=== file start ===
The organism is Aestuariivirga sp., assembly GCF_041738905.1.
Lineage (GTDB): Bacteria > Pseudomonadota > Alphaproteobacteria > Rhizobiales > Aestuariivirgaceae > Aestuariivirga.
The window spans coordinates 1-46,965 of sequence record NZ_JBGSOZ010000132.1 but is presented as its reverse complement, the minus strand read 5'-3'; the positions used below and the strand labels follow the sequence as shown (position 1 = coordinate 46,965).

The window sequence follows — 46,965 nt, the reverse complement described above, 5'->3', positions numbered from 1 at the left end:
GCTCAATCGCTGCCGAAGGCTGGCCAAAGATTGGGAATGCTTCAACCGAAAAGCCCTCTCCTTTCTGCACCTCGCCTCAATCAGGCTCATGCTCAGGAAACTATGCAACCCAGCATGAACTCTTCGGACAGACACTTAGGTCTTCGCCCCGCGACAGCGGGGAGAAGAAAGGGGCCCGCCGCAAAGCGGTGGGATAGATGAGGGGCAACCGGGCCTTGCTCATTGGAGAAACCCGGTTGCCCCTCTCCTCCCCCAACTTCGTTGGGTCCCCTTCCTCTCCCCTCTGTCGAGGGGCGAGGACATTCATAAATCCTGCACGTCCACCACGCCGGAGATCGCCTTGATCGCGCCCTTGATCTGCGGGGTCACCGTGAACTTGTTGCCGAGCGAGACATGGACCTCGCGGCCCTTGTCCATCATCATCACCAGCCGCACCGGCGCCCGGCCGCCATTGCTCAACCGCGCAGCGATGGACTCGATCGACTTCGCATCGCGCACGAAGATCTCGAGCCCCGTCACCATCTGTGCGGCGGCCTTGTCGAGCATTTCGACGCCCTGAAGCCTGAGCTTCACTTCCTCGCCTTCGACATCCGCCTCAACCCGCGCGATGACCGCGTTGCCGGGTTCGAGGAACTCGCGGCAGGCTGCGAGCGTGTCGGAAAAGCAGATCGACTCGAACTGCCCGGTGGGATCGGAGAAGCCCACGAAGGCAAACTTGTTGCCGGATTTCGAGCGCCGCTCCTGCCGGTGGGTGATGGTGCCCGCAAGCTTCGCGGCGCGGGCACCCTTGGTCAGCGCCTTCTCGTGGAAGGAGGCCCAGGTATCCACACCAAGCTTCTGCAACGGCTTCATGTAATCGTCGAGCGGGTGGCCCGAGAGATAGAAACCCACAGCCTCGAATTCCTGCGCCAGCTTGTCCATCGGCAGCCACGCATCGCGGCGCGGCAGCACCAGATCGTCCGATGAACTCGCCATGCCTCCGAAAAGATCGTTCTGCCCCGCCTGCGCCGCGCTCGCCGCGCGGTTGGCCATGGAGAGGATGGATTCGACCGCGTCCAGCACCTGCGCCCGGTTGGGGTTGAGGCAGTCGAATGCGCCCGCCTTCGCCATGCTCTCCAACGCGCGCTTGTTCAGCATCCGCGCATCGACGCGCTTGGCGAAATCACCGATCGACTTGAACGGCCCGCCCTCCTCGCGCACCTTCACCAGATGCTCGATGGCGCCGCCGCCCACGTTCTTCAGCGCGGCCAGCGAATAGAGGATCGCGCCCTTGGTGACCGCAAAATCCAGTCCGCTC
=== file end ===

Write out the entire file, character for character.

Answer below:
The organism is Aestuariivirga sp., assembly GCF_041738905.1.
Lineage (GTDB): Bacteria > Pseudomonadota > Alphaproteobacteria > Rhizobiales > Aestuariivirgaceae > Aestuariivirga.
The window spans coordinates 1-46,965 of sequence record NZ_JBGSOZ010000132.1 but is presented as its reverse complement, the minus strand read 5'-3'; the positions used below and the strand labels follow the sequence as shown (position 1 = coordinate 46,965).

The window sequence follows — 46,965 nt, the reverse complement described above, 5'->3', positions numbered from 1 at the left end:
GCTCAATCGCTGCCGAAGGCTGGCCAAAGATTGGGAATGCTTCAACCGAAAAGCCCTCTCCTTTCTGCACCTCGCCTCAATCAGGCTCATGCTCAGGAAACTATGCAACCCAGCATGAACTCTTCGGACAGACACTTAGGTCTTCGCCCCGCGACAGCGGGGAGAAGAAAGGGGCCCGCCGCAAAGCGGTGGGATAGATGAGGGGCAACCGGGCCTTGCTCATTGGAGAAACCCGGTTGCCCCTCTCCTCCCCCAACTTCGTTGGGTCCCCTTCCTCTCCCCTCTGTCGAGGGGCGAGGACATTCATAAATCCTGCACGTCCACCACGCCGGAGATCGCCTTGATCGCGCCCTTGATCTGCGGGGTCACCGTGAACTTGTTGCCGAGCGAGACATGGACCTCGCGGCCCTTGTCCATCATCATCACCAGCCGCACCGGCGCCCGGCCGCCATTGCTCAACCGCGCAGCGATGGACTCGATCGACTTCGCATCGCGCACGAAGATCTCGAGCCCCGTCACCATCTGTGCGGCGGCCTTGTCGAGCATTTCGACGCCCTGAAGCCTGAGCTTCACTTCCTCGCCTTCGACATCCGCCTCAACCCGCGCGATGACCGCGTTGCCGGGTTCGAGGAACTCGCGGCAGGCTGCGAGCGTGTCGGAAAAGCAGATCGACTCGAACTGCCCGGTGGGATCGGAGAAGCCCACGAAGGCAAACTTGTTGCCGGATTTCGAGCGCCGCTCCTGCCGGTGGGTGATGGTGCCCGCAAGCTTCGCGGCGCGGGCACCCTTGGTCAGCGCCTTCTCGTGGAAGGAGGCCCAGGTATCCACACCAAGCTTCTGCAACGGCTTCATGTAATCGTCGAGCGGGTGGCCCGAGAGATAGAAACCCACAGCCTCGAATTCCTGCGCCAGCTTGTCCATCGGCAGCCACGCATCGCGGCGCGGCAGCACCAGATCGTCCGATGAACTCGCCATGCCTCCGAAAAGATCGTTCTGCCCCGCCTGCGCCGCGCTCGCCGCGCGGTTGGCCATGGAGAGGATGGATTCGACCGCGTCCAGCACCTGCGCCCGGTTGGGGTTGAGGCAGTCGAATGCGCCCGCCTTCGCCATGCTCTCCAACGCGCGCTTGTTCAGCATCCGCGCATCGACGCGCTTGGCGAAATCACCGATCGACTTGAACGGCCCGCCCTCCTCGCGCACCTTCACCAGATGCTCGATGGCGCCGCCGCCCACGTTCTTCAGCGCGGCCAGCGAATAGAGGATCGCGCCCTTGGTGACCGCAAAATCCAGTCCGCTC